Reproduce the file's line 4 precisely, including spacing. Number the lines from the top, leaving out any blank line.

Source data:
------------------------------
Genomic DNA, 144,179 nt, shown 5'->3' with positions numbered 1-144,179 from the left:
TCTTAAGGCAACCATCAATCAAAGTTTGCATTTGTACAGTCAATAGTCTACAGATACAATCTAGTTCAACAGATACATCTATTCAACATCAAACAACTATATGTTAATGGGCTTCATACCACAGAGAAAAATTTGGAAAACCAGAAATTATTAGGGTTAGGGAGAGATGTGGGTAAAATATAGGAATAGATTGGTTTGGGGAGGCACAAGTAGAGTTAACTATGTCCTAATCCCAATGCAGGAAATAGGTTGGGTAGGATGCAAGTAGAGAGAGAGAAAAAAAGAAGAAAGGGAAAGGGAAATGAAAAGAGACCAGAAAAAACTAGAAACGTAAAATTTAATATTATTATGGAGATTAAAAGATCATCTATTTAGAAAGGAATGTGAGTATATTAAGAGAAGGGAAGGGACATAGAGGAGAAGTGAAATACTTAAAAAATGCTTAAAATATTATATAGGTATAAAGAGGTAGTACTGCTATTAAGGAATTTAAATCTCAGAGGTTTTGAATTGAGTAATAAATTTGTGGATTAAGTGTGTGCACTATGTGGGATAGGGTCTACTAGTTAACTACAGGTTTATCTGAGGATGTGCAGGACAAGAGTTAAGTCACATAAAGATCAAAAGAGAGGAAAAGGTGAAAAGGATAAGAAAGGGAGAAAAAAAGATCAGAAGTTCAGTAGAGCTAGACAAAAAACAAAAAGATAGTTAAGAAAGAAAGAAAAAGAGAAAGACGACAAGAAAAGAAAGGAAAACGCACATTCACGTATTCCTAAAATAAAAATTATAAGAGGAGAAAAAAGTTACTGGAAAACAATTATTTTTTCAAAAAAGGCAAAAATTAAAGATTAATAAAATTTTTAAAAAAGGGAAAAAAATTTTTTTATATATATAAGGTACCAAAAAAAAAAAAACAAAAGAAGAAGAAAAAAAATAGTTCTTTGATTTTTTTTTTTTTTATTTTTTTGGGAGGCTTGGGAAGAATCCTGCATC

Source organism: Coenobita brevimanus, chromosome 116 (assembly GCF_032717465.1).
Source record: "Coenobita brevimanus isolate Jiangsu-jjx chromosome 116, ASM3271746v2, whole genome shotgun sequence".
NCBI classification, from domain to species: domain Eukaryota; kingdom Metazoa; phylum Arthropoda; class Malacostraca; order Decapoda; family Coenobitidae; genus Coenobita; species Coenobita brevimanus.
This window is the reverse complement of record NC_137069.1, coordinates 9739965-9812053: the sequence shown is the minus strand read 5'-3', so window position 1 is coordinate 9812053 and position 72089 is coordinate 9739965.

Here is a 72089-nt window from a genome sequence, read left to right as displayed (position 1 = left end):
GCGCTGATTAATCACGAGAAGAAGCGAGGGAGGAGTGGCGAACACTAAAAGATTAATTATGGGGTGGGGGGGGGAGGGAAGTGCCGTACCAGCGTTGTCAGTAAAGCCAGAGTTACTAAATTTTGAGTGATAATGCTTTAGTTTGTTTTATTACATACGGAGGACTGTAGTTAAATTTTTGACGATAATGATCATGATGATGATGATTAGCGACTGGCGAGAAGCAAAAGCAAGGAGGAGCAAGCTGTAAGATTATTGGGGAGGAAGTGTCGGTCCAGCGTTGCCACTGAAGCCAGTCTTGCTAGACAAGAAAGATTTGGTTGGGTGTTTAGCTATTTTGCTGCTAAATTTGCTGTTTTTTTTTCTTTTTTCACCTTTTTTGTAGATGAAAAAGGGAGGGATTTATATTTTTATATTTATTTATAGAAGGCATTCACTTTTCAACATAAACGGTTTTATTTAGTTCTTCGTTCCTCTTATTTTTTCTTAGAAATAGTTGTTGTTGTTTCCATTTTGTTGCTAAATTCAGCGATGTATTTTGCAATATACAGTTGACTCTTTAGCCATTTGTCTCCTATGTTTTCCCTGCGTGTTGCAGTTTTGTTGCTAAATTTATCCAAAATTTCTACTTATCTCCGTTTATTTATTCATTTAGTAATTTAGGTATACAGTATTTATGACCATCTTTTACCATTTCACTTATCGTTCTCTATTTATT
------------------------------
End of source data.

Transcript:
Source record: "Coenobita brevimanus isolate Jiangsu-jjx chromosome 116, ASM3271746v2, whole genome shotgun sequence".